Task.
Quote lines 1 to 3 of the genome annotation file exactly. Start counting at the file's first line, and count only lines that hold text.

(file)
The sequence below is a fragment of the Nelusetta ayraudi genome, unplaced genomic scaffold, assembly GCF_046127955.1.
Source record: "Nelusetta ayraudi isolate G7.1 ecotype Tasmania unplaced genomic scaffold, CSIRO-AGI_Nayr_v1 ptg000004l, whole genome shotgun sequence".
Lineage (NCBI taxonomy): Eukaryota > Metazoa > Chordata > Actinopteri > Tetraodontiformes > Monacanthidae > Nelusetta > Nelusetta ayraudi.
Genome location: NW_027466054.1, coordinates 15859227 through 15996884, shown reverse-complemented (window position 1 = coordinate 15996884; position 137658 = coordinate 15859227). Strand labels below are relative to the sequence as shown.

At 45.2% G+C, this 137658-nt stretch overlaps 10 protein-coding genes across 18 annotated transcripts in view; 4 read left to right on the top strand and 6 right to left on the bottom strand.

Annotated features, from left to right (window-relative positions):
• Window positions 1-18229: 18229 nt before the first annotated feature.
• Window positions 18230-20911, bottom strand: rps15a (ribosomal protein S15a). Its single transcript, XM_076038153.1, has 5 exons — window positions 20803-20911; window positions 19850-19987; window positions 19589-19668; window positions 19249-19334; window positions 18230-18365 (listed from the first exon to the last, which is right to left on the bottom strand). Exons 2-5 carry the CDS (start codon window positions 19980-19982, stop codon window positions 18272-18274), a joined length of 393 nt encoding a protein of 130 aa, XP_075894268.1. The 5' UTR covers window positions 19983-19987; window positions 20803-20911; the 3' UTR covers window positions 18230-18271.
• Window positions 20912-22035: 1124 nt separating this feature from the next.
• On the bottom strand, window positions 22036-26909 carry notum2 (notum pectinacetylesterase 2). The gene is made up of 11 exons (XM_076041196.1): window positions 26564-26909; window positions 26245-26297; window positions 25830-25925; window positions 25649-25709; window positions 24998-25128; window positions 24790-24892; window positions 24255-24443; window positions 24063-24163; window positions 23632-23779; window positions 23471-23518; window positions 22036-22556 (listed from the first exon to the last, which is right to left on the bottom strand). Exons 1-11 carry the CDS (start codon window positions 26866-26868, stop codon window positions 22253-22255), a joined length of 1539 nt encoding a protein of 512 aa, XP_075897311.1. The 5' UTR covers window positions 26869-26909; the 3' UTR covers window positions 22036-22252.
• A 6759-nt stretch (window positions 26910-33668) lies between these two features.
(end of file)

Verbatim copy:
The sequence below is a fragment of the Nelusetta ayraudi genome, unplaced genomic scaffold, assembly GCF_046127955.1.
Source record: "Nelusetta ayraudi isolate G7.1 ecotype Tasmania unplaced genomic scaffold, CSIRO-AGI_Nayr_v1 ptg000004l, whole genome shotgun sequence".
Lineage (NCBI taxonomy): Eukaryota > Metazoa > Chordata > Actinopteri > Tetraodontiformes > Monacanthidae > Nelusetta > Nelusetta ayraudi.